Differential Geometry, Gauge Theories, and Gravity (MAT4302.01)

Andrew McIntyre

The concept of a curved space is something that mathematicians developed for their own internal, logical reasons throughout the nineteenth and early twentieth centuries. In the twentieth century, it has become apparent that these theories are deeply interwoven with our understanding of nature, from Einstein’s description of gravity as the curvature of spacetime, through electromagnetism and Maxwell’s equations (in which the field tensor is a curvature tensor), all the way through our fundamental theories of elementary particle interactions. In the 1970s, it was discovered that the new frameworks physicists had been using to understand elementary particles (“gauge theories”) had actually been studied by mathematicians for many years before, under different names. This advanced class covers standard topics in differential geometry, including space curves and surfaces, parallel transport, and curvature. The class will also cover the fundamentals of general relativity and the geometric approach to electromagnetism; (classical) gauge theories will be at least introduced. Students may take this class strictly as a mathematics course if they choose, or as a more physics-oriented course, depending on which assignments and projects they select.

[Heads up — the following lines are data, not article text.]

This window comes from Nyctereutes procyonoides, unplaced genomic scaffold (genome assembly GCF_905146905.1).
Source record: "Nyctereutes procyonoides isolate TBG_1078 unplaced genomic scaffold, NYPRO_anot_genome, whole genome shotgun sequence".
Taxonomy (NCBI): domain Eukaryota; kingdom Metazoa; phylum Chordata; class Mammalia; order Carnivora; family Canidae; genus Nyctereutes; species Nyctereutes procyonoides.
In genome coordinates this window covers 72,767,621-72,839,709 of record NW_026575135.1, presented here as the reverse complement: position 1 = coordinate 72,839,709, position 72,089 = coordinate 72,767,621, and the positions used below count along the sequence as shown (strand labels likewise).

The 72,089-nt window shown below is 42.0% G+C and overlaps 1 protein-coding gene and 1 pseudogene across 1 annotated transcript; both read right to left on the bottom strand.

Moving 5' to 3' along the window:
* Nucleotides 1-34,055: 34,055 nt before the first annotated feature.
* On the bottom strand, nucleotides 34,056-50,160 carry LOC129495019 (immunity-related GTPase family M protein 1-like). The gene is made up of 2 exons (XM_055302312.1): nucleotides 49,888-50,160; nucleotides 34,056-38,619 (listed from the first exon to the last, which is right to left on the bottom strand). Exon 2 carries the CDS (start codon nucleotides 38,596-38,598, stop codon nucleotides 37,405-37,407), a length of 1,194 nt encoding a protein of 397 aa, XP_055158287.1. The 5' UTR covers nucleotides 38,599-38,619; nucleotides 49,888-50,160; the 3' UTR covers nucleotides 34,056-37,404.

Ideally, students will have taken Multivariable Calculus before this class, as a prerequisite; however, motivated students may take Multivariable Calculus simultaneously, as a co-requisite. Note that the topics of Differential Geometry, Gauge Theories, and Gravity are quite similar to those of Geometry and Physics, but approached in a more advanced way, since this class assumes more prerequisites.

Learning Outcomes:
- Students will learn to employ the fundamental concepts of differential geometry
- Students will learn how differential geometry is applied in physics
- Students will generally develop greater sophistication and integration of topics within mathematics
- Students will develop their ability to make logical arguments, with a larger set of mathematical tools

Delivery Method: Fully in-person
Prerequisites: Calculus, Linear Algebra, and Multivariable Calculus. Motivated students may take Multivariable Calculus as a co-requisite, with permission of the instructor. Contact Andrew McIntyre (amcintyre@bennington.edu) by email to ask questions and to register.
Corequisites: Multivariable Calculus (if not taken earlier)
Course Level: 4000-level
Credits: 4
M/Th 10:00AM - 11:50AM (Full-term)
Maximum Enrollment: 20
Course Frequency: One time only

Categories: 4000 , All courses , Four Credit , Fully In-Person , Mathematics